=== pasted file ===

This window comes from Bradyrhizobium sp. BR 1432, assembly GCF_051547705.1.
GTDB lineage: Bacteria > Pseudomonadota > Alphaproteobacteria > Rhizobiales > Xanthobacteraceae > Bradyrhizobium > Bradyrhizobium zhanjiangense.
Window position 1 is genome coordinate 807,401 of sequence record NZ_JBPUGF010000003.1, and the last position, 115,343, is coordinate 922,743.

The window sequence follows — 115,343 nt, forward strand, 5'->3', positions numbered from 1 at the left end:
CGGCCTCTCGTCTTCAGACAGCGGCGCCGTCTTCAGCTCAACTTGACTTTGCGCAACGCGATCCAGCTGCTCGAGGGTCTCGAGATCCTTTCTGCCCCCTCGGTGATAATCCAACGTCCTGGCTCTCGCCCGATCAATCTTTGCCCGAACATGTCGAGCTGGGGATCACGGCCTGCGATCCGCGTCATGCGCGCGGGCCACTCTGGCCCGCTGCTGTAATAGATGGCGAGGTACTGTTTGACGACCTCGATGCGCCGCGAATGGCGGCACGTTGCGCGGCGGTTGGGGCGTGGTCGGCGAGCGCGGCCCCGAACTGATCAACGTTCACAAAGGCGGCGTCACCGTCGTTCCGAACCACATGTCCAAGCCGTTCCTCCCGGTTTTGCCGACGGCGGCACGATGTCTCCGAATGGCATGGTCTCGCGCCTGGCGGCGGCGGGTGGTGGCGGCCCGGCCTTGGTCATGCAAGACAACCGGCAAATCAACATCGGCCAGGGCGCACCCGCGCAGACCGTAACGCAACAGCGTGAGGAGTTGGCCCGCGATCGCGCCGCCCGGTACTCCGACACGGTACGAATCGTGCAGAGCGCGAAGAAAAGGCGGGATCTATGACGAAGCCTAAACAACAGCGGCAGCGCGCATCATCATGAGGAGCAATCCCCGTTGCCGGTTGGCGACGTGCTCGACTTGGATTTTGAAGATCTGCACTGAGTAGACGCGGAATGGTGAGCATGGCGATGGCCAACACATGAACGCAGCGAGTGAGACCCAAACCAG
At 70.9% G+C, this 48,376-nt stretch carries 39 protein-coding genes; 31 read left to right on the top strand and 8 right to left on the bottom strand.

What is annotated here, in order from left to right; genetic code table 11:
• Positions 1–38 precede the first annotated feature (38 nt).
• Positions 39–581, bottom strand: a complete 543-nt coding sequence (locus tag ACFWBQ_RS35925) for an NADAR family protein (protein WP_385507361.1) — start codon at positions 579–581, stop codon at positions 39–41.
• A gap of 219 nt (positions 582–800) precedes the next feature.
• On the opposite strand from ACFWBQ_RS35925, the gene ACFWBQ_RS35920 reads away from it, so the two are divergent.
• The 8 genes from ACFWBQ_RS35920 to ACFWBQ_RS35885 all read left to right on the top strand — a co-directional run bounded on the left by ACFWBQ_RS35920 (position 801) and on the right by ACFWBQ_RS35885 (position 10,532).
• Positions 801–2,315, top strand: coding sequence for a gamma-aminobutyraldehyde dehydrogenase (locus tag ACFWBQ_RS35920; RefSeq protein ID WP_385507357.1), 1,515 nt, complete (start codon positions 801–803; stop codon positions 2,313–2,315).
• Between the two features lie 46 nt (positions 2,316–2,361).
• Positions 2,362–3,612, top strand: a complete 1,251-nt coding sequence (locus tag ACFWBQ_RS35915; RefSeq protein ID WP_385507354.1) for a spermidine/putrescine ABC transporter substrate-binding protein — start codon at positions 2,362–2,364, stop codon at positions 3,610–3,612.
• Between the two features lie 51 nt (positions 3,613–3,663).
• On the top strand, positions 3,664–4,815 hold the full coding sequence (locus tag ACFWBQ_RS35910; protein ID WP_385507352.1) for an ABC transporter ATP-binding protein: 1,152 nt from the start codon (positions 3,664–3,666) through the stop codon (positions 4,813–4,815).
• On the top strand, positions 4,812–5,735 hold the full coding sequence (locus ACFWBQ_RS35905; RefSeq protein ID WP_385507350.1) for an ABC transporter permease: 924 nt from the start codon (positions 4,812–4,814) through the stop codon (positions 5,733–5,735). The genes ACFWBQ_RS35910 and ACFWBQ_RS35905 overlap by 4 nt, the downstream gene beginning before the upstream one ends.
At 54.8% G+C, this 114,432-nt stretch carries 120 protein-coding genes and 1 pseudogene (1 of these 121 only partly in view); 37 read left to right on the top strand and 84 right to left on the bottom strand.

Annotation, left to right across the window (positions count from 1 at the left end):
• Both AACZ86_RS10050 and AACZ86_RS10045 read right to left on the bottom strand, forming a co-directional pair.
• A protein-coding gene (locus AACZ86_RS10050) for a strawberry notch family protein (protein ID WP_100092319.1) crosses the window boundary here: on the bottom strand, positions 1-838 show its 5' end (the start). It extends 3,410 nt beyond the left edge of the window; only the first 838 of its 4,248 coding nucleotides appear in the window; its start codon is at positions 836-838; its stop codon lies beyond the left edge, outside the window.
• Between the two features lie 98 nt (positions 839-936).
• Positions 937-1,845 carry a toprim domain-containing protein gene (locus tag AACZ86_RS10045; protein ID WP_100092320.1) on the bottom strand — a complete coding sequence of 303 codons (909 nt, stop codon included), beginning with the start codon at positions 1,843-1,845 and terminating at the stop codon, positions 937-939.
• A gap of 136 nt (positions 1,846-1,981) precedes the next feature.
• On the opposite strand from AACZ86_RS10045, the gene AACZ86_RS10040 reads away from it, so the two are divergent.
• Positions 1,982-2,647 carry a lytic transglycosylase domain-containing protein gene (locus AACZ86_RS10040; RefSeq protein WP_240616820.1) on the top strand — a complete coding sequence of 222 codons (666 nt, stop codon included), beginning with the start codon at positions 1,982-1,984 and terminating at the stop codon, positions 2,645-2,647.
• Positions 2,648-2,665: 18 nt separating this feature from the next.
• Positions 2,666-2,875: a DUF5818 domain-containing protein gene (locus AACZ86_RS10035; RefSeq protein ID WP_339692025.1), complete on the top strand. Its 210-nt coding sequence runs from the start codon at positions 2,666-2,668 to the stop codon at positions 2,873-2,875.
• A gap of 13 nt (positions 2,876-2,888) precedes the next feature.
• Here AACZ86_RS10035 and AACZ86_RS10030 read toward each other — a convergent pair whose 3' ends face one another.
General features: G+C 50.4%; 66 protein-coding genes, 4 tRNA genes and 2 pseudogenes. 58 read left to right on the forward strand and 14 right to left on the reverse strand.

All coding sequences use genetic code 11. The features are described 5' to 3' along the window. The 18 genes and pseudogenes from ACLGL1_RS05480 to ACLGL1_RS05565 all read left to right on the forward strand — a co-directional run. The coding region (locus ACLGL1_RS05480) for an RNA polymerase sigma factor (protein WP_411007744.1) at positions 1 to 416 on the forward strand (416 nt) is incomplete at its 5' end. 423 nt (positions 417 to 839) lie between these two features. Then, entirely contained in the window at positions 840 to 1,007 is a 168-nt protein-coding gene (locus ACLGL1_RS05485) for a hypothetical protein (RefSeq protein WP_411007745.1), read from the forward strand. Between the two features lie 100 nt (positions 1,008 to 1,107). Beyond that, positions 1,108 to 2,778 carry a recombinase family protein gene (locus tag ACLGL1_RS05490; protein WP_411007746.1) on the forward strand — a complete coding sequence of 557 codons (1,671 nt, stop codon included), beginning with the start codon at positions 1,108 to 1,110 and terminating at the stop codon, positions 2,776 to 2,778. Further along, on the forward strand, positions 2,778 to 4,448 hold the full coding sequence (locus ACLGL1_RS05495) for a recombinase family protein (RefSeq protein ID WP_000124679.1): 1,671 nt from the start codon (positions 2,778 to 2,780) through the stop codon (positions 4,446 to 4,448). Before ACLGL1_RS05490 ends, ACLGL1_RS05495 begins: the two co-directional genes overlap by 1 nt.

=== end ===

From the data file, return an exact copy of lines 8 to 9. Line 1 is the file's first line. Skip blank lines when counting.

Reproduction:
• Positions 1–38 precede the first annotated feature (38 nt).
• Positions 39–581, bottom strand: a complete 543-nt coding sequence (locus tag ACFWBQ_RS35925) for an NADAR family protein (protein WP_385507361.1) — start codon at positions 579–581, stop codon at positions 39–41.